During the CAD/CAM of the restoration, the patient remained in the clinic. Once the restoration had been finished, it was taken to the clinic, disinfected in alcohol for 3 minutes and tried in the cavity. The fit was very precise and so was the occlusal relationship, so no adjustments were done. The restoration covered the remaining tissue, and the portion inserted in the enlarged pulp chamber was voluminous to guarantee the retention of the endocrown and protect the residual dental tissue.
After several try-in tests, the adhesive luting could take place. For this purpose, the inner surface of the endocrown had been previously roughened through sandblasting with 50 µm aluminium oxide particles at 100–200 kPa, cleaned using brushes and distilled water and detergent, rinsed with water and dried with air stream (Fig. 18a). Thereafter, a silane coupling agent (Ceramic Bond, VOCO) was applied and let dry for 60 seconds (Fig. 18b). Once again, retraction cord was placed in the gingival sulcus to displace the free gingivae and prevent fluids from affecting the adhesive process, and Teflon tape was used to protect the neighbouring teeth (Fig. 19).
The newly covered cavity was etched with 37% phosphoric acid, rinsed with water, dried and pretreated with Futurabond U. A dual-polymerising cementation composite material (Bifix QM, VOCO) was applied to the endocrown (Fig. 20) so that it could be luted in the tooth. After application of continuous light pressure, it was fitted into place correctly. Excess cement was removed with micro-brushes from the lingual and buccal sides and with dental floss from the interproximal spaces. The material was then light-polymerised for 1 minute from the lingual and buccal sides. The margins were optimised with finishing diamond burs and polished with rubber points and brushes. The interproximal spaces were checked for excess material. The occlusion was checked, and no adjustments were needed (Figs. 21 & 22).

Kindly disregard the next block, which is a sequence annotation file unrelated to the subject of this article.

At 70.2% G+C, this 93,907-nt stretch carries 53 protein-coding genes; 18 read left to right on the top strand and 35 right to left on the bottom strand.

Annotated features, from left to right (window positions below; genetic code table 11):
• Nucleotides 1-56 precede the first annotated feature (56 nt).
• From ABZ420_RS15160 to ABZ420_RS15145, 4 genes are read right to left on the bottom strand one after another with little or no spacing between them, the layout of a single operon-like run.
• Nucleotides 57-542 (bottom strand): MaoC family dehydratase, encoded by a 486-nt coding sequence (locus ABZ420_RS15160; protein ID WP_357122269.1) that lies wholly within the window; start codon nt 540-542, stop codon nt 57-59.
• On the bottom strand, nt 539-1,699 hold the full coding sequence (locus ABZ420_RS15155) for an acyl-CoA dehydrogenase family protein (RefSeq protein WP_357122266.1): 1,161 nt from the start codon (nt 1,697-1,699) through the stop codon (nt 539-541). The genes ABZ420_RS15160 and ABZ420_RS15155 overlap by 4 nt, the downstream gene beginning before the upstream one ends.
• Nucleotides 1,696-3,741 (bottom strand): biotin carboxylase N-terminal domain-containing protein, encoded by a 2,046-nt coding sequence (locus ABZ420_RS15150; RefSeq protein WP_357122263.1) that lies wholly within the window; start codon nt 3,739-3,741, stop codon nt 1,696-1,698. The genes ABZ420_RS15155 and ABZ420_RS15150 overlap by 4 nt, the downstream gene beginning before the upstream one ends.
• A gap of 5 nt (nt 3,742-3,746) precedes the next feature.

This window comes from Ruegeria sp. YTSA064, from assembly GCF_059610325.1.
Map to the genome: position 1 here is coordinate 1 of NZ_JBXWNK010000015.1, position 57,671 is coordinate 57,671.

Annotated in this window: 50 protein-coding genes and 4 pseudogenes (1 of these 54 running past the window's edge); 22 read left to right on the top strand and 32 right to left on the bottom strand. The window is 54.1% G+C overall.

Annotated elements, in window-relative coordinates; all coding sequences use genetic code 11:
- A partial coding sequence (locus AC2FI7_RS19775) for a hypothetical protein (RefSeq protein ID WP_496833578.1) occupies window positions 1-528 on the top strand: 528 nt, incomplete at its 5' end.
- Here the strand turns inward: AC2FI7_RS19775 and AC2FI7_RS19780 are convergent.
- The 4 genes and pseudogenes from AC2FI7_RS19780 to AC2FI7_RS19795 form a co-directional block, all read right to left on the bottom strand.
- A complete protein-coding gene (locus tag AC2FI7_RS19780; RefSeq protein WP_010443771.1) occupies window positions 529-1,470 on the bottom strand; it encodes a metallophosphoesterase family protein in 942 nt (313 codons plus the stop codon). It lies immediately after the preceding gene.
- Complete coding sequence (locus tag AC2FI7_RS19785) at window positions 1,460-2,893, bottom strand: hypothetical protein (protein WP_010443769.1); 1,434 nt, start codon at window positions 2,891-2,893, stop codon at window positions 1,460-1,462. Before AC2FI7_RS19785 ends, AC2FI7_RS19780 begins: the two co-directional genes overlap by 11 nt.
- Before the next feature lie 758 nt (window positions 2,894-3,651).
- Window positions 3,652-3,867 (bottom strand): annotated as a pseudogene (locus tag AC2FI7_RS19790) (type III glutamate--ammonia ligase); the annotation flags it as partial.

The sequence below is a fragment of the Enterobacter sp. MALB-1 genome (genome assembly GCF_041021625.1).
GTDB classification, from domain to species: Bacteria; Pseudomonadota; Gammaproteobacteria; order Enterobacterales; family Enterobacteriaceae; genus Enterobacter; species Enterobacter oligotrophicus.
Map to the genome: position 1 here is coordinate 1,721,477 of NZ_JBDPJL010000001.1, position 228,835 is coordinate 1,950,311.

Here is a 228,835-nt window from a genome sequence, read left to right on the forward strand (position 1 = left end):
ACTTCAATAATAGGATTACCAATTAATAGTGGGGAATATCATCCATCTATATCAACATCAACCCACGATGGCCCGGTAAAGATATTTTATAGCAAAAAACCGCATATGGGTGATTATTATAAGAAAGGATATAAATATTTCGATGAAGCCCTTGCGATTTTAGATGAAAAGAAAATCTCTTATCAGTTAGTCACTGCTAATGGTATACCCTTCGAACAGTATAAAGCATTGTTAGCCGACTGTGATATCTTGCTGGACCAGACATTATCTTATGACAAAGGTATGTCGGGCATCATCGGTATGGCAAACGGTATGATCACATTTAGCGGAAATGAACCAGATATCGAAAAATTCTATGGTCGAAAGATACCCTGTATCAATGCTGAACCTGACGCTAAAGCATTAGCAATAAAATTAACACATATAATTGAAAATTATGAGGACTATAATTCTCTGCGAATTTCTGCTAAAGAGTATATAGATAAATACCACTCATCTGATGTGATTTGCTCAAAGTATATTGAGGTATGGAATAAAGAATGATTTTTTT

The endodontic retreatment and endocrown restoration of a badly damaged molar were carried out in a single clinical session. Postoperative clinical photographs and radiographs verified the results of the treatment: the molar recovered its anatomical forms and thus its function.